It is, therefore, important to keep import duties on intermediate inputs very low. If these are brought down, many more manufacturers may start exporting for the first time, and existing exporters will likely increase their exports. Comparably, some of the intermediate inputs could be produced at home as well. Reduced duties will create competition for local producers, who will then need to improve their output and standards. They will continue to produce low-quality goods at relatively higher prices under high tariffs, which will limit exports.

It may seem that high import duties are good for promoting import substitution, but our 75-year history shows that protection accorded to domestic manufacturers for a long time makes them dependent on high duties. In this environment, the process of export promotion becomes very difficult, and the overall productivity of manufacturing declines.

Other structural problems that restrict our export sector include an untenable tax structure, excessive corporate restrictions, and insufficient access to domestic financing. The government has been obtaining loans from commercial banks for years, leaving minimal financial room for medium-sized or even large exporters.

The SBP should prioritize addressing this rent-seeking behavior on the side of banks and ensure that the ratio of loans taken by the government relative to those of the private sector is restricted. New financial products must be created, focusing in particular on small and medium-sized businesses (SMEs), and credit rating systems must be made transparent to allow for access to loans and insurance services.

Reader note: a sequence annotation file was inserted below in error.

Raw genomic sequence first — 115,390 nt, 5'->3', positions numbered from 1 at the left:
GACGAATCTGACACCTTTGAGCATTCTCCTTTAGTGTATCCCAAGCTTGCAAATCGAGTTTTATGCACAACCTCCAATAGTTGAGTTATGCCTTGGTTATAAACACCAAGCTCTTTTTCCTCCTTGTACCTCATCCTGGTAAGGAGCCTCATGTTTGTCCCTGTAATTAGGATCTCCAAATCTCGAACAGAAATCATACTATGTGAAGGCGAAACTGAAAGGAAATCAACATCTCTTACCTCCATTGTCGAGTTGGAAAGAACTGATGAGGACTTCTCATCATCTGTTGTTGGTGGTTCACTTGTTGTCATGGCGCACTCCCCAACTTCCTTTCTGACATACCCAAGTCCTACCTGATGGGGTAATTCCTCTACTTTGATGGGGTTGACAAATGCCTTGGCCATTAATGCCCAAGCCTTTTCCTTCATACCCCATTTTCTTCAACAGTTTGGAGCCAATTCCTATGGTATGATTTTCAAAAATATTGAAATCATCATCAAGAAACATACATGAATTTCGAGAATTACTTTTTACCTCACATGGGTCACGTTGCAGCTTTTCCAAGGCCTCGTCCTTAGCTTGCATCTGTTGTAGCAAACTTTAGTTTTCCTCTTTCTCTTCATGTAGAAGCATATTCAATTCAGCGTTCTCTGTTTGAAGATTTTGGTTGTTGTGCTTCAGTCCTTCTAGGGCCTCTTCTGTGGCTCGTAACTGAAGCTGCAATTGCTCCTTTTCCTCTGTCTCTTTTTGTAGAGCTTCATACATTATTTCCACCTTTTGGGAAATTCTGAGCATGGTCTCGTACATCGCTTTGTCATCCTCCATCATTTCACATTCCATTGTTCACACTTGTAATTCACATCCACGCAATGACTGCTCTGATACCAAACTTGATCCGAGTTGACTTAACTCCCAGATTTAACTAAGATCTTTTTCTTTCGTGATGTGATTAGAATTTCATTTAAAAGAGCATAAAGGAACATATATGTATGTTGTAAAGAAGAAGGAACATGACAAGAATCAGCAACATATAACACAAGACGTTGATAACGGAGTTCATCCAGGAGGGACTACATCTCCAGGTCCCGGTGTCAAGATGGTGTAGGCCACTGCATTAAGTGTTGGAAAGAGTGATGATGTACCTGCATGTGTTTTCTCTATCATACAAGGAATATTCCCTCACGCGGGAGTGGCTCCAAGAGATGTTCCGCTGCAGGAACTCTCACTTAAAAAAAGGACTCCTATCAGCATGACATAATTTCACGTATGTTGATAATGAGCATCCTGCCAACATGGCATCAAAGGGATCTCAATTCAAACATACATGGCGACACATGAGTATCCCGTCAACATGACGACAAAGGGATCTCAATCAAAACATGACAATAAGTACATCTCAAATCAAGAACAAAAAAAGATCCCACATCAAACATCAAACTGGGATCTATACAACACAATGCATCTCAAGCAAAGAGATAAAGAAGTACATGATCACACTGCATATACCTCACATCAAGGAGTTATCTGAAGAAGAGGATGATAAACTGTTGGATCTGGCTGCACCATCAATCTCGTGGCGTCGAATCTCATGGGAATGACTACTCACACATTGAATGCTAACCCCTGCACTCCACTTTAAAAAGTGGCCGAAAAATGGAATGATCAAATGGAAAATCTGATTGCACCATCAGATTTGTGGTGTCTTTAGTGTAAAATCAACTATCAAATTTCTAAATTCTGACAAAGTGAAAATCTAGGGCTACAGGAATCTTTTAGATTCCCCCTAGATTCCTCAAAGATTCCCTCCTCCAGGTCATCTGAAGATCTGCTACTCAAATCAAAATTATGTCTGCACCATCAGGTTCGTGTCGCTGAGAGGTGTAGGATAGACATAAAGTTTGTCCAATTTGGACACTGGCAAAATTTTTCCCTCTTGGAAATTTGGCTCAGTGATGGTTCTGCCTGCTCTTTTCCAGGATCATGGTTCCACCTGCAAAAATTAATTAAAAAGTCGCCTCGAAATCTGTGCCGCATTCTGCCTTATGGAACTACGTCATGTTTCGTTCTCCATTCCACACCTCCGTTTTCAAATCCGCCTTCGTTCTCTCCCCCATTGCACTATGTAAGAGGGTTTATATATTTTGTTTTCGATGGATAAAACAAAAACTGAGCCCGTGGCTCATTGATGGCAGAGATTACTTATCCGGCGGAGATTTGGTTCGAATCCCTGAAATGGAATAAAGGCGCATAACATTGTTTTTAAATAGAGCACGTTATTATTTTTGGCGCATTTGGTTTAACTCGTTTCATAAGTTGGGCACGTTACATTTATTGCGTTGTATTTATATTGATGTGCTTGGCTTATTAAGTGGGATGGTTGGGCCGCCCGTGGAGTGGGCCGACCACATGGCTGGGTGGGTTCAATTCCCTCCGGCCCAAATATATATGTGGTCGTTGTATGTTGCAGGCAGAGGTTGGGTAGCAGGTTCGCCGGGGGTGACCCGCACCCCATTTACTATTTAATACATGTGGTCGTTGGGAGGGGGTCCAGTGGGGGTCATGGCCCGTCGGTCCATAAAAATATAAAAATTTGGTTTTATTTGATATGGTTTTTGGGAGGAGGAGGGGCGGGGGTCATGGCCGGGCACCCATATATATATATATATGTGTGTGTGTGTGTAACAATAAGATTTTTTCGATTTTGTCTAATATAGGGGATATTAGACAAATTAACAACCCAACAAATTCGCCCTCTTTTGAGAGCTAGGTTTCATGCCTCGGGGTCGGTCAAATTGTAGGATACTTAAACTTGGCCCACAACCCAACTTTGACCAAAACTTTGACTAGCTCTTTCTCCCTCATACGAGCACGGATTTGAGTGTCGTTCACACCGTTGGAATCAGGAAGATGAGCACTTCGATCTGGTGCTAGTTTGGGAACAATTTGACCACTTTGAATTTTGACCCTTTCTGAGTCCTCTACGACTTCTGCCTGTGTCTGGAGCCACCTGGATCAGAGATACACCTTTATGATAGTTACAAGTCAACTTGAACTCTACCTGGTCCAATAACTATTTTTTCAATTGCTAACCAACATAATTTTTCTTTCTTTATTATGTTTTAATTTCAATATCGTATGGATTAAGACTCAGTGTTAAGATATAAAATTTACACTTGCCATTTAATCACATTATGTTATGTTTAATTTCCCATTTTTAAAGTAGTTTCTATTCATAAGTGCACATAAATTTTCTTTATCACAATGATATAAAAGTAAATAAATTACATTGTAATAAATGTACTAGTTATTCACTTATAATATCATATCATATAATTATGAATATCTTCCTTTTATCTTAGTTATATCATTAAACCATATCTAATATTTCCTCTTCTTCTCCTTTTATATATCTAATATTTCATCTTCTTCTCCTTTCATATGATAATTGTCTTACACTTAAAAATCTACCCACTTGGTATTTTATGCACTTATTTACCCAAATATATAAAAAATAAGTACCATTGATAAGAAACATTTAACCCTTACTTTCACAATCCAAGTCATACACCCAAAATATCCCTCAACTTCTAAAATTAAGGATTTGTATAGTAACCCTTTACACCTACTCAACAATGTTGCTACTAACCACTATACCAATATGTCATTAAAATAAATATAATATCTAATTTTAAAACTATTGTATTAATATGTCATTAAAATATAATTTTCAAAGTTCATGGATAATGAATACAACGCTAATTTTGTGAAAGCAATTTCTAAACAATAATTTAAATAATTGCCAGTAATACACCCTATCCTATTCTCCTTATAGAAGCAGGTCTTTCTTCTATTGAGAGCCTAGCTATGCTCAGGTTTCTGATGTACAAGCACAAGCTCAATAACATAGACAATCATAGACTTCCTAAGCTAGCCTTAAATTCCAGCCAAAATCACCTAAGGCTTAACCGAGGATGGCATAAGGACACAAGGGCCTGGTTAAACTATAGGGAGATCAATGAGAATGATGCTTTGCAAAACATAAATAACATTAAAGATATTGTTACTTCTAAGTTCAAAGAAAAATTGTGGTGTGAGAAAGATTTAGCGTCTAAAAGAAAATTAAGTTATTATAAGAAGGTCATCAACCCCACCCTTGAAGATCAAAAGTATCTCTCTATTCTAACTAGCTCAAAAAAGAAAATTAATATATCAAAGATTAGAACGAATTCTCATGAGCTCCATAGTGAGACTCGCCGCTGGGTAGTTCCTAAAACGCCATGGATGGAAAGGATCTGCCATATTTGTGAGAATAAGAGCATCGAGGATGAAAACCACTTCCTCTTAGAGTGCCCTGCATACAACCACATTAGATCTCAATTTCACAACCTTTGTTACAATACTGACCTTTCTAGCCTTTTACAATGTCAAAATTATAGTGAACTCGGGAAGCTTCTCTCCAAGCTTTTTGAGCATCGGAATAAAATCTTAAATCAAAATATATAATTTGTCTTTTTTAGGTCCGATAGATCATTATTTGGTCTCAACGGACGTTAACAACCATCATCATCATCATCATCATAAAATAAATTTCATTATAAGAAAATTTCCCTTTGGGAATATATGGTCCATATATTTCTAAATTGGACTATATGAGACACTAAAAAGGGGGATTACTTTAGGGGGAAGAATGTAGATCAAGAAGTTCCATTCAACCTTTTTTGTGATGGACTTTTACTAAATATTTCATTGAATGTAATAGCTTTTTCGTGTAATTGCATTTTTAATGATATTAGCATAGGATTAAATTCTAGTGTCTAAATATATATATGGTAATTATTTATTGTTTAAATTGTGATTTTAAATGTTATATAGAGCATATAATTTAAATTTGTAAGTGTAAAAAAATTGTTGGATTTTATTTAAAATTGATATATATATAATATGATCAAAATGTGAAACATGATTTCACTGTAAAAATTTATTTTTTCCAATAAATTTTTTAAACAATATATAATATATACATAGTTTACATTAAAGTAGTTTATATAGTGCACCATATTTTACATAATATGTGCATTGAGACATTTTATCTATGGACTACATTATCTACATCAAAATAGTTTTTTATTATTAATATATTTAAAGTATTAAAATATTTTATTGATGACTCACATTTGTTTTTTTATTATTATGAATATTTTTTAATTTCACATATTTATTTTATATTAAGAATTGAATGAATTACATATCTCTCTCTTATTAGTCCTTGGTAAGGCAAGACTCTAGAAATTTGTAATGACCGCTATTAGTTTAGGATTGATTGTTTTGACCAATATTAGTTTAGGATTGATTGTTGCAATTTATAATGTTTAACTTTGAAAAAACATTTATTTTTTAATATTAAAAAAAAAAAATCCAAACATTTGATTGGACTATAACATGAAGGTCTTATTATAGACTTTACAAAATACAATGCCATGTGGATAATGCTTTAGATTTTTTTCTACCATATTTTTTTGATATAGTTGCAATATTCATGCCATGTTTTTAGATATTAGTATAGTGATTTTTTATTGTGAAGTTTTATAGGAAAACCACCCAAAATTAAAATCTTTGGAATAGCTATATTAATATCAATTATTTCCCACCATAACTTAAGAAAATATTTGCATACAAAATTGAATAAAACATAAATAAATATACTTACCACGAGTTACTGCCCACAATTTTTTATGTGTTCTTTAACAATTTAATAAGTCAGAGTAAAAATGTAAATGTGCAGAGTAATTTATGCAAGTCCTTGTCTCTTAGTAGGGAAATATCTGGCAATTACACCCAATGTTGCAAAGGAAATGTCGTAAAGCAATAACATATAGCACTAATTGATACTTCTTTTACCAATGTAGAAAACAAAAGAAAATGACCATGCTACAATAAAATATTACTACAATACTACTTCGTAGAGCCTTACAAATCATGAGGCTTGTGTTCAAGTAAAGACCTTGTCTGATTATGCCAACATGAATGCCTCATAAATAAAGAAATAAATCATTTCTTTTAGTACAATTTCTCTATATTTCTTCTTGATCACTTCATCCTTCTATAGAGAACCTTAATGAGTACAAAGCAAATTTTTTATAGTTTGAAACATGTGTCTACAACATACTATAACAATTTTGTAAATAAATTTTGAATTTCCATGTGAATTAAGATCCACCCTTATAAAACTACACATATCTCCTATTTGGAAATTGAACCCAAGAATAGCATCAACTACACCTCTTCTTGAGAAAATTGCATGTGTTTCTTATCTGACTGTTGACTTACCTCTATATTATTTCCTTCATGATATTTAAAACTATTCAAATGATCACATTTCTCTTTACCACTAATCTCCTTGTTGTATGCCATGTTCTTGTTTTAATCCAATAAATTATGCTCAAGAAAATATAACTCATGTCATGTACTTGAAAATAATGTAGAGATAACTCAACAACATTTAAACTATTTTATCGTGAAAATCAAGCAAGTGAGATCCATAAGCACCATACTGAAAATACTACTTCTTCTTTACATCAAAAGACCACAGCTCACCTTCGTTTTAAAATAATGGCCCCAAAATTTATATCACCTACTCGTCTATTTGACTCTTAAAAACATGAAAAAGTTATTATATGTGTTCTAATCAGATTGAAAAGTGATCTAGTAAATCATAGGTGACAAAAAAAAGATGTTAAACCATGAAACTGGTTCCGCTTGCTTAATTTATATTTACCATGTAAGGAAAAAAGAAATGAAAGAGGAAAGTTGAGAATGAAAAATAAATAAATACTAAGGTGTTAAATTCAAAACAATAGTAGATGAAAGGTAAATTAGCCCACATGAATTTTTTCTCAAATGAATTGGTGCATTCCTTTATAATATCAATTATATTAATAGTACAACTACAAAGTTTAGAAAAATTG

To cut a long story short, our innovation in technology and product diversification is limited. Our key export has remained textile for decades.

Our market channels and customer reach are inward-oriented and passive. According to a fair analysis, an additional $60 billion in exports could generate around 893,000 jobs and $1.74 billion in taxes in the agriculture and manufacturing export sectors.

These are the numbers that every government should seriously look at and work on, particularly the current functioning government that is looking for some out-of-the box solutions to turn around the economy.

Copyright Business Recorder, 2023

Muhammad Sheroz Khan Lodhi

The writer is an economic analyst.

Email: [email protected]


Comments are closed.

Raj Aug 09, 2023 07:11am
“ we are 17 years behind India” Common fallacious assumptions in any Pak analysis. Similar claims on economic liberalization starting in 1991. You conveniently ignore the fact robust democratic institutions, political system, educational and societal infrastructure were being laid since 1947. In fact since before 1947. While Muslim Leaguers were whipping religious frenzy, Congress was planning econ development from 1930s.
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Faisal Kandhro Aug 09, 2023 05:48pm
@Raj, the quality of life in Pakistan is still better than those 1.4 billion Indians, we have as good educational institutions as India has, the only difference b/w Pak and India is that you have a good services sector almost 40% of your exports are service related thanks to Americans who outsourced you some IT companies.
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Arifa Noor Aug 09, 2023 07:53pm
@Faisal Kandhro, I completely agree with you however, cult leader Niazi is hell bent to destroy this. Hope he remains jailed indefinitely.
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Suhail Aug 09, 2023 08:02pm